The Federal Trade Commission might soon file an antitrust lawsuit against Amazon Inc., amid allegations of the company engaging in anti-competitive practices, according to a report in The Wall Street Journal.
Federal regulators have been monitoring Amazon's practices for a few years, in terms of how the company treats outside sellers on Amazon.com, and how in-house Amazon products are featured against competitors sharing the same platform space, the Journal writes.
There are also reports of Amazon Prime's subscription service being called into question, concerning how the service gets incorporated into "bundle" packages, according to the Journal.
Amazon didn't respond directly to the Journal story. However, in the past, the company has maintained that it competes fairly with customers and sellers on its platform.
A potential lawsuit against Amazon could present an interesting dilemma for FTC Chair Lina Khan.
According to the Journal, Khan once claimed in an academic paper that Amazon had "amassed too much market power" and that antitrust law had failed to restrain it.
And in 2020, Meta, Google, Apple, and Amazon were reportedly part of a 16-month congressional antitrust investigation, detailing anti-competitive behavior among tech giants.
The House Antitrust Subcommittee's report, which had Khan sitting on the panel, determined that Amazon had "monopoly power" over sellers on its site, bullied retail partners, and improperly implemented seller data to compete with competitors.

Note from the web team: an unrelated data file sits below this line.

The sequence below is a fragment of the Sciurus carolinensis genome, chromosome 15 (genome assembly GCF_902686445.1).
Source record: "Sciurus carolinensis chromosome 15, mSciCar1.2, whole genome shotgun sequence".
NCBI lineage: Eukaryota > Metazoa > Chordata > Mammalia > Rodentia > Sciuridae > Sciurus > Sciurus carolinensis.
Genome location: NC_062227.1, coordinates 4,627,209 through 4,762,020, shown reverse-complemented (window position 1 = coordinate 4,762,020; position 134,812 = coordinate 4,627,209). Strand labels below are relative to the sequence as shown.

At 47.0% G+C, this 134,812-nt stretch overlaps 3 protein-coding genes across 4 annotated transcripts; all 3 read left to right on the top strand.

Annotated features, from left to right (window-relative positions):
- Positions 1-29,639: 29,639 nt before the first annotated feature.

In a congressional blog post marking that period, Amazon warned U.S. government officials that any "ill-conceived ideas" about regulating its platform could become harmful to consumers and small sellers.
"All large organizations attract the attention of regulators, and we welcome that scrutiny," Amazon officials noted in a statement. "But large companies are not dominant by definition, and the presumption that success can only be the result of anti-competitive behavior is simply wrong."
In 2020, the FTC also sued Facebook, amid allegations of buying and freezing out small startups to halt competition.
That case remains pending.
As a counter argument, Meta Platforms, Inc., Facebook's parent company, reasoned that its acquisitions had been good for competition and even more advantageous for the customers using the products.
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